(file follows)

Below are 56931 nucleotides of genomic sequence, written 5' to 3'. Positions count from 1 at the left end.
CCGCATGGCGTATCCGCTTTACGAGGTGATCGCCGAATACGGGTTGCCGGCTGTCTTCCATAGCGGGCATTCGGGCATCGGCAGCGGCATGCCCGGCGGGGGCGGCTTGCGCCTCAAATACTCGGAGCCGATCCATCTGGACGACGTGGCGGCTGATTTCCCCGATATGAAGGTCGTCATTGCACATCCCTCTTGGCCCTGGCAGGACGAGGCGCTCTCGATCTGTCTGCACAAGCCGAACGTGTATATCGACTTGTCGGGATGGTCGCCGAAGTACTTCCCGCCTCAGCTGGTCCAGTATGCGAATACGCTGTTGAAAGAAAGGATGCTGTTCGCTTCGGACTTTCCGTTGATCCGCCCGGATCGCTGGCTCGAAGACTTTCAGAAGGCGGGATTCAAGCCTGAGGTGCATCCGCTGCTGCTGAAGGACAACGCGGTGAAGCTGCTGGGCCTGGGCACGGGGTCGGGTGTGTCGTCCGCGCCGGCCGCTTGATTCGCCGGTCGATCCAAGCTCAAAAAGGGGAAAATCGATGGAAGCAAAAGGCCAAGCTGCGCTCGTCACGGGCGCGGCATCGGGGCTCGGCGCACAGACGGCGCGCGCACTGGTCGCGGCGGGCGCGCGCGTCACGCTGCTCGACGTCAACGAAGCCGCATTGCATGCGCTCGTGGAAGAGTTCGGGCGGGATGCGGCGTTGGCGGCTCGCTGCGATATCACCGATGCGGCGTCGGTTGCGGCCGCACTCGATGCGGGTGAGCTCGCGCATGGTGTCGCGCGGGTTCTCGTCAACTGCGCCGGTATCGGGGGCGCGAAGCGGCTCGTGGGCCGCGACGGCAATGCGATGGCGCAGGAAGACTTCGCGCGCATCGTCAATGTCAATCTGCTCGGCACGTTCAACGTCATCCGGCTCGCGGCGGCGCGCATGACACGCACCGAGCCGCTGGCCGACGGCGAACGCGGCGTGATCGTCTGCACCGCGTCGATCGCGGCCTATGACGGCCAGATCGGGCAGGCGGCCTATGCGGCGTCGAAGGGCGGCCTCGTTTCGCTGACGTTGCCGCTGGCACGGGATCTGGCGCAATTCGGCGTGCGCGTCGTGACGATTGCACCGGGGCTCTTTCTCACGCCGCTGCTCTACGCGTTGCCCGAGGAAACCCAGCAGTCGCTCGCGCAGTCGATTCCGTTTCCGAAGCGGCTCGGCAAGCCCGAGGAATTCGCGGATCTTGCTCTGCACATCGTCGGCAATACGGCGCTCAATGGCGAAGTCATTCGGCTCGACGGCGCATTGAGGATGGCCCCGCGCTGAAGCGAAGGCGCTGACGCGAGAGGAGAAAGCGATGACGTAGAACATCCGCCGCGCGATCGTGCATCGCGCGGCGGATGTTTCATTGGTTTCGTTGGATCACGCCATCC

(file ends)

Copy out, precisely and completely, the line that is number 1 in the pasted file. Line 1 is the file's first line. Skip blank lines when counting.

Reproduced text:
Below are 56931 nucleotides of genomic sequence, written 5' to 3'. Positions count from 1 at the left end.